A Trading System that Buys the SPY at 9:31am — What’s Important?

A Trading System that Buys the SPY at 9:31am — What’s Important?

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Let’s say you’re designing a trading system to trade the SPY every day by buying (or selling short) the open of the second 1 minute bar and holding until the market close. The one thing you can vary is your position size — so you can choose to use large size some days, trade zero shares some days (i.e. don’t take a position at all), or trade a negative number of shares (i.e. sell short).

These are the parameters of the system — you can’t change anything else about the mechanics of the system. Let’s say you have to follow my good friend Sean McLaughlin’s advice and ignore the news:

What information would you look at to inform your decision about what position size to use on a given day? There are a lot of technical indicators and data points you could look at — literally thousands! You can’t look at all of them, so how do you decide which ones are important? One was I will evaluate data points is to look at the correlation. Which indicators are most correlated with the profit of the system. The higher the correlation, the stronger the relationship with profit.

For this system, I picked 4 indicators and posed a question on Twitter asking which one people believed was the most correlated with profit.

Here are the indicators:

% gap from yest close: how big was the gap between yesterday’s daily close price and today’s open.

Gap

The Range of the 1st 1 minute bar of the day: the high price minus the low price of the first one minute bar.

Range of the bar

Close of first 1 minute bar in relation to the range: where does the bar close in relation to the range of the first bar? Think of it as a value between 0 and 100 where 0 means it closed at the low and 100 means it closed at the high of the range of the bar.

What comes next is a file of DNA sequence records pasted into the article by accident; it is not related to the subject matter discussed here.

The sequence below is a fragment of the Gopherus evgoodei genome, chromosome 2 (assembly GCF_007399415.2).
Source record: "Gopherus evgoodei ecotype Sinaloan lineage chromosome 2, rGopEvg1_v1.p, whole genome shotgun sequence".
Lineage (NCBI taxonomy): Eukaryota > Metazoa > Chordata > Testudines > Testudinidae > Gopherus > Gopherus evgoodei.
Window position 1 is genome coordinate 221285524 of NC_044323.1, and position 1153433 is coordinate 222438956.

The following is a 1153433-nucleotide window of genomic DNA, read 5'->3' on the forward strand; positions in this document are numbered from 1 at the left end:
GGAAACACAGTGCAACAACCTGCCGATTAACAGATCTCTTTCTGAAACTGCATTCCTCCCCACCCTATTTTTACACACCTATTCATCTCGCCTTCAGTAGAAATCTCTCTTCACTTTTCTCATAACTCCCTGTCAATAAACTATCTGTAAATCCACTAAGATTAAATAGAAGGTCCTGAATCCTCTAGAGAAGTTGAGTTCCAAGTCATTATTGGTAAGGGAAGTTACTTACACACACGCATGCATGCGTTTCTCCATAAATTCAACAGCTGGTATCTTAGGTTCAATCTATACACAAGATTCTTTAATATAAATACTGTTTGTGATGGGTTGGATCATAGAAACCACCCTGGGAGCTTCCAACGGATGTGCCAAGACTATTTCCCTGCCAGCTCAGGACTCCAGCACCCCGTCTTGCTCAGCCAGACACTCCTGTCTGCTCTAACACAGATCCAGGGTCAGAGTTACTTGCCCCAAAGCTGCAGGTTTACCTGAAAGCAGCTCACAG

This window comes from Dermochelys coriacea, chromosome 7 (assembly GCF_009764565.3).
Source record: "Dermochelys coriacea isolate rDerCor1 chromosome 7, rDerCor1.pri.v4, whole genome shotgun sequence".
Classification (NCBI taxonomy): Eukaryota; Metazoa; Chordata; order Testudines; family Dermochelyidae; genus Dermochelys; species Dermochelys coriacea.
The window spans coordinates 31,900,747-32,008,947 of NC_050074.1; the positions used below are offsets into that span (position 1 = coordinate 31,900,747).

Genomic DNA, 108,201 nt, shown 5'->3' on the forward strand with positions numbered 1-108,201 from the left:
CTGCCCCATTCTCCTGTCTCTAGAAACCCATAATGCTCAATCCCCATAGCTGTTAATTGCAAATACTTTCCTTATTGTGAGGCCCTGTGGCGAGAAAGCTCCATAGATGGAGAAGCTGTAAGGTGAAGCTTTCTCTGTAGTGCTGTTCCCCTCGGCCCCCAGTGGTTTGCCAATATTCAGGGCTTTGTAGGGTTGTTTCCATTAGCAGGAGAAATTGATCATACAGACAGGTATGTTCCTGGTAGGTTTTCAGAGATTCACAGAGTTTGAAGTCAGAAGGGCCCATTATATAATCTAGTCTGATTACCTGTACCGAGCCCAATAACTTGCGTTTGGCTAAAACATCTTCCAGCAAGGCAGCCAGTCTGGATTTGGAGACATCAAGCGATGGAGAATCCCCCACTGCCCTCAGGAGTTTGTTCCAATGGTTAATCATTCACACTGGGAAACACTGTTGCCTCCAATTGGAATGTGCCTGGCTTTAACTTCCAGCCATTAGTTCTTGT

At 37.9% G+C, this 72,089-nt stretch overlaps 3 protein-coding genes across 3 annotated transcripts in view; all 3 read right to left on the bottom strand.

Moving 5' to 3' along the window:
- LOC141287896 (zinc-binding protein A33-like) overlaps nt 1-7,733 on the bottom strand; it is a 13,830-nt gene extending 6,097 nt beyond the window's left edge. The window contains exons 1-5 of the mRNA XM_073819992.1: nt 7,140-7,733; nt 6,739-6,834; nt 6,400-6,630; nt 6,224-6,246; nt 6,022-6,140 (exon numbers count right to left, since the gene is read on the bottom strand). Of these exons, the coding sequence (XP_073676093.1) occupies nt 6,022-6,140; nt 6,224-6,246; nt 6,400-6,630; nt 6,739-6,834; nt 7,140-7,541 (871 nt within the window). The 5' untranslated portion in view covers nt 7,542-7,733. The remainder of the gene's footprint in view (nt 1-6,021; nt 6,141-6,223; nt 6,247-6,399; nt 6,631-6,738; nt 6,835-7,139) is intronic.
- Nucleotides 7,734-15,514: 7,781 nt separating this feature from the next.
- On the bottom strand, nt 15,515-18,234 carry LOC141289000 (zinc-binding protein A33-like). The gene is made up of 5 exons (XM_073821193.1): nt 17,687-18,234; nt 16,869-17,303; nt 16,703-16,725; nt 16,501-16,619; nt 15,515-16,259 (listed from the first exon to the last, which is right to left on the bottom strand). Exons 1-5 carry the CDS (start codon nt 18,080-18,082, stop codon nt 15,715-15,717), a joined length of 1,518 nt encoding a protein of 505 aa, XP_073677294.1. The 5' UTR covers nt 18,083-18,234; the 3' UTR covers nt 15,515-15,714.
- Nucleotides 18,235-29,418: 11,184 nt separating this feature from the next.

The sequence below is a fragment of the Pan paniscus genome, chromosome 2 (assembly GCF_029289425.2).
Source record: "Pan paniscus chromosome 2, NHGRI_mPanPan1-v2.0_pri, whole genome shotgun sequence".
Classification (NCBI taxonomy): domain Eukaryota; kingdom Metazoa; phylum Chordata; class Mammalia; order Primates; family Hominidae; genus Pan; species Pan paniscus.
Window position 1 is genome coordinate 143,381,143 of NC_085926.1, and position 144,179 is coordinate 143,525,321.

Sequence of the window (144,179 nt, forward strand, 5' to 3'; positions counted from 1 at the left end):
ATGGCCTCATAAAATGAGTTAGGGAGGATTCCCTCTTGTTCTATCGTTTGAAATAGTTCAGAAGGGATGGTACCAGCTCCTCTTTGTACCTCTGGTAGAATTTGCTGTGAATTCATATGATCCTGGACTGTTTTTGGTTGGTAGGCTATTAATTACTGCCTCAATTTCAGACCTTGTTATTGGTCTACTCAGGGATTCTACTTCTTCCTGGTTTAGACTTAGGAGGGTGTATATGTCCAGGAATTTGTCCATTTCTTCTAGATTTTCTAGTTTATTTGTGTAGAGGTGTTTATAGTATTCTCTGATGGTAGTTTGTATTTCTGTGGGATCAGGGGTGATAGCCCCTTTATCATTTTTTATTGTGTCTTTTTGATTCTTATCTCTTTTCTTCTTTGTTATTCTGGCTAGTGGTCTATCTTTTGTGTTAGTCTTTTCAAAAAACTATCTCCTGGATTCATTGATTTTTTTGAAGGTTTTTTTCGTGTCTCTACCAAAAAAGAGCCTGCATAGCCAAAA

Close in relation to range

Close of bar in relation to the open of the bar: where did the bar close in relation to the open price? This is related to the overall range but different. The bar could close at the same price as the open but both those prices could be equal to the high of the bar. Think of this as a value between -100 and 100 with 0 being a “doji”, a value of 100 being a solid green bar with no wicks, and a value of -100 being a solid red bar with no wicks. Here’s a good example of bars that close similarly in the range of each bar but quite differently in relation to the open price.

So which do you think is most important for this trading system? Here were the answers given:

Most thought the gap would be the most important. Surprisingly though that is the least important of the 4 variables. It turns out the range of that first bar is the most important factor of the 4.

This makes sense in light of a general rule of thumb when determining the value of a data point: all things equal the recency of the data is more likely to be important. In this case the gap is the least “recent” of the data points — it includes the open of the day and yesterday’s close both of which are in the past compared to the other indicators.

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